AMY GOODMAN: That’s Ian Mercer, the father of Chris Harper-Mercer. Andy Parker, if you could respond to that and also the fact that Chris Harper-Mercer had cited the man who killed your daughter, Alison, as an example that he was a nobody who then was on the lips of the world because of the people he killed?
ANDY PARKER: Well, Amy, you know, part of the problem is we have a lot of bad parenting out there. And unfortunately, you can’t legislate bad parenting. You can’t do anything about it. But you can do things like universal background checks and closing gun loopholes to at least help prevent these things, to mitigate some of this bad parenting. I want to know—you know, certainly, he gets it, but—and from what I understand, he and his son—he never saw his son much. They didn’t—they lived apart.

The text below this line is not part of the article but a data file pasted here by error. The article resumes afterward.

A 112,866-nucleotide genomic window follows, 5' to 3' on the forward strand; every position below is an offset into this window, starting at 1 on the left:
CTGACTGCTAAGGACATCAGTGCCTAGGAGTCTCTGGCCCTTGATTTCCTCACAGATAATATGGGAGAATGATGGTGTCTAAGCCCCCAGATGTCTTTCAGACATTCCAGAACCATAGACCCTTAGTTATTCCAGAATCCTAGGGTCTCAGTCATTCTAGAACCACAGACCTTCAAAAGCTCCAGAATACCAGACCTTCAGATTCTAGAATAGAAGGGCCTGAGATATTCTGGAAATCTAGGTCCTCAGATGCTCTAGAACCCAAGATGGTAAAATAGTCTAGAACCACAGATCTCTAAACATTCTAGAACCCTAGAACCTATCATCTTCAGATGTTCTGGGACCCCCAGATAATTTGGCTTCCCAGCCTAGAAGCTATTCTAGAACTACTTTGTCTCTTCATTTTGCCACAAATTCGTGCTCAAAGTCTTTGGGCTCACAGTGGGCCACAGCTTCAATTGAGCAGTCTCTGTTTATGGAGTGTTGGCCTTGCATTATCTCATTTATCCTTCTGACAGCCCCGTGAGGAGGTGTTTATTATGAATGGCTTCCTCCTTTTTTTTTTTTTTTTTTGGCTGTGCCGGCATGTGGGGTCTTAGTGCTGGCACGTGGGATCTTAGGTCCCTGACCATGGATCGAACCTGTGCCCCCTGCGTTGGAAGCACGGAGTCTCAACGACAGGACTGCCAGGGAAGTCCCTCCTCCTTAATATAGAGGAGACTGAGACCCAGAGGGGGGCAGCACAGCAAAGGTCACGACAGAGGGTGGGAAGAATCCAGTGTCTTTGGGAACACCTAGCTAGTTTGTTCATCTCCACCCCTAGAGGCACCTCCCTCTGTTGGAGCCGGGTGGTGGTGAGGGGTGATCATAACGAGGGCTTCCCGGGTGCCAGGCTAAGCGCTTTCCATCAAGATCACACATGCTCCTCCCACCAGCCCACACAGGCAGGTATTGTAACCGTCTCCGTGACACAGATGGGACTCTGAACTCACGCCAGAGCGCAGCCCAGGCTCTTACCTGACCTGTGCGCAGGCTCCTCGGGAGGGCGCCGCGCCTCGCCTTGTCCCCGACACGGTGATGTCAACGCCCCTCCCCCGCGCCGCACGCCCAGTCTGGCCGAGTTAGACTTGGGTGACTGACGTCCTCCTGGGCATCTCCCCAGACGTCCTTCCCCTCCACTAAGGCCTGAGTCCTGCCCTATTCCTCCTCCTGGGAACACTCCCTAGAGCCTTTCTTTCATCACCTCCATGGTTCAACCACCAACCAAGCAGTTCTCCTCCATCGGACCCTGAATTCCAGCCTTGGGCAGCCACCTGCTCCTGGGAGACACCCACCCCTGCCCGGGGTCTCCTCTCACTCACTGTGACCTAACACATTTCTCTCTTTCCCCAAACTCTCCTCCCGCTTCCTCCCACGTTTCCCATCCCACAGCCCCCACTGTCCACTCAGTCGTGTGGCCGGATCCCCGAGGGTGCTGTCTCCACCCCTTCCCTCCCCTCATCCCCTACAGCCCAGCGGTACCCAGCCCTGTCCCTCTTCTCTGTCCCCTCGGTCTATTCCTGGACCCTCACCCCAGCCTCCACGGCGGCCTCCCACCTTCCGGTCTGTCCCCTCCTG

But I want to know what his mother was doing, and as we read these revelations that she was—you know, she had an arsenal herself and was clearly involved in this young man’s life. Frankly, she should be an accessory to murder. I mean, that—I listened—I read that account of her having all the weapons and bragging about it. She had to know something was up. I mean, listen, my son has Asperger’s, and he’s scared to death of—you know, most kids that have Asperger’s are—you know, they’re quiet, they’re shy kids. They’re usually bullied, which my son was, and they just shy away from these kind of things. But we also were involved in his life and made sure that he became a good citizen. Obviously, this woman, this mother, was worthless. And as I say, somebody should charge her as being an accessory to murder.
JUAN GONZÁLEZ: I was wondering also your reaction to the obvious frustration that President Obama has been showing in his recent statements about some of the recent mass shootings.